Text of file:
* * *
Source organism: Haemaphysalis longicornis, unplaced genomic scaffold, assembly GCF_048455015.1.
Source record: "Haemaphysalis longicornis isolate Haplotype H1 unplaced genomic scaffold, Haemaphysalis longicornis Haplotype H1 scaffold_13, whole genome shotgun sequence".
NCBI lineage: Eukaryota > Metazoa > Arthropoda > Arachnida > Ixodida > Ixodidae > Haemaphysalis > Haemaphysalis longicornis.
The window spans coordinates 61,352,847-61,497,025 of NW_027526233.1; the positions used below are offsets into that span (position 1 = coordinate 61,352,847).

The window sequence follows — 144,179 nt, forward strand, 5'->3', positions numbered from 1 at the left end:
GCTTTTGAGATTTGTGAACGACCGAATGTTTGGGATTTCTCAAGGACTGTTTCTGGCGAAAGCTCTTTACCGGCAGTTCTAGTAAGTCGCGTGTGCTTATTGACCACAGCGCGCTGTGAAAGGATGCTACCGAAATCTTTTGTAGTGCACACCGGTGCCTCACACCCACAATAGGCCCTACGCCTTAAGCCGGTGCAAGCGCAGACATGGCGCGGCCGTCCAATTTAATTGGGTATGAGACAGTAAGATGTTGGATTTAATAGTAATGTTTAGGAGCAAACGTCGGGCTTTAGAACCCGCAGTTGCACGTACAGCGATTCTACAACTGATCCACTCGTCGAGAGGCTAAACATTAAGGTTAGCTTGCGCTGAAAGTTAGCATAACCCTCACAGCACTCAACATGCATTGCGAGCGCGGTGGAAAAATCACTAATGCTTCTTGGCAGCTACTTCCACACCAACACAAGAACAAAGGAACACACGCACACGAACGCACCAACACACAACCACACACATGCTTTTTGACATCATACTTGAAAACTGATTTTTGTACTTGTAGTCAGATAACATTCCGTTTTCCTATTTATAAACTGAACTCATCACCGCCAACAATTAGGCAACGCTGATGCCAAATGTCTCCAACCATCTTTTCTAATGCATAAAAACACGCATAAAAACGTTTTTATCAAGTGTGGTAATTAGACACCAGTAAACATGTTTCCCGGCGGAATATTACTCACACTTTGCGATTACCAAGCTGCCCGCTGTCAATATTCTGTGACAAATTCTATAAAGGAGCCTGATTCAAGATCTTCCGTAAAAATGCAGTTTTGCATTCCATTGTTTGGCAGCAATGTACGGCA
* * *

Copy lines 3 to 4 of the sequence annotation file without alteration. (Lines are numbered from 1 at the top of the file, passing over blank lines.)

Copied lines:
NCBI lineage: Eukaryota > Metazoa > Arthropoda > Arachnida > Ixodida > Ixodidae > Haemaphysalis > Haemaphysalis longicornis.
The window spans coordinates 61,352,847-61,497,025 of NW_027526233.1; the positions used below are offsets into that span (position 1 = coordinate 61,352,847).